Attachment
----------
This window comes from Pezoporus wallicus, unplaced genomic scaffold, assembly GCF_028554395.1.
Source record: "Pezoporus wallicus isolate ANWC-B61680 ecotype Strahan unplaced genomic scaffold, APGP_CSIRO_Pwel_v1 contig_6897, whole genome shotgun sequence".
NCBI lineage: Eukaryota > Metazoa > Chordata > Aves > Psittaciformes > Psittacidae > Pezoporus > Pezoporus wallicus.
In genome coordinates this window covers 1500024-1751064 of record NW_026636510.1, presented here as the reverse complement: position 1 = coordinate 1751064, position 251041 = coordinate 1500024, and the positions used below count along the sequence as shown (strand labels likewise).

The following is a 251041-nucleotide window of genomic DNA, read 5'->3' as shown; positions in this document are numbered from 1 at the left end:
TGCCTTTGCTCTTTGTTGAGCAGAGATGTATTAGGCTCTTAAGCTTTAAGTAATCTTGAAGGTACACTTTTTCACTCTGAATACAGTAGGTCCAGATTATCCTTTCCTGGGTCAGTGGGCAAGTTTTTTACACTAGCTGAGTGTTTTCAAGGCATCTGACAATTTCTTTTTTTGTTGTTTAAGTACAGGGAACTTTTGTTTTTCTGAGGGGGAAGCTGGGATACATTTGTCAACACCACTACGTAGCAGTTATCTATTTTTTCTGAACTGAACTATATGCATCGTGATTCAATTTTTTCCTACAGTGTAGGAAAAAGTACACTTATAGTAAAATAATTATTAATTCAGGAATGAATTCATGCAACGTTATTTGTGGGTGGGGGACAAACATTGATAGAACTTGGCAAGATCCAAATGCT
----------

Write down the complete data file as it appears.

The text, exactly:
This window comes from Pezoporus wallicus, unplaced genomic scaffold, assembly GCF_028554395.1.
Source record: "Pezoporus wallicus isolate ANWC-B61680 ecotype Strahan unplaced genomic scaffold, APGP_CSIRO_Pwel_v1 contig_6897, whole genome shotgun sequence".
NCBI lineage: Eukaryota > Metazoa > Chordata > Aves > Psittaciformes > Psittacidae > Pezoporus > Pezoporus wallicus.
In genome coordinates this window covers 1500024-1751064 of record NW_026636510.1, presented here as the reverse complement: position 1 = coordinate 1751064, position 251041 = coordinate 1500024, and the positions used below count along the sequence as shown (strand labels likewise).

The following is a 251041-nucleotide window of genomic DNA, read 5'->3' as shown; positions in this document are numbered from 1 at the left end:
TGCCTTTGCTCTTTGTTGAGCAGAGATGTATTAGGCTCTTAAGCTTTAAGTAATCTTGAAGGTACACTTTTTCACTCTGAATACAGTAGGTCCAGATTATCCTTTCCTGGGTCAGTGGGCAAGTTTTTTACACTAGCTGAGTGTTTTCAAGGCATCTGACAATTTCTTTTTTTGTTGTTTAAGTACAGGGAACTTTTGTTTTTCTGAGGGGGAAGCTGGGATACATTTGTCAACACCACTACGTAGCAGTTATCTATTTTTTCTGAACTGAACTATATGCATCGTGATTCAATTTTTTCCTACAGTGTAGGAAAAAGTACACTTATAGTAAAATAATTATTAATTCAGGAATGAATTCATGCAACGTTATTTGTGGGTGGGGGACAAACATTGATAGAACTTGGCAAGATCCAAATGCT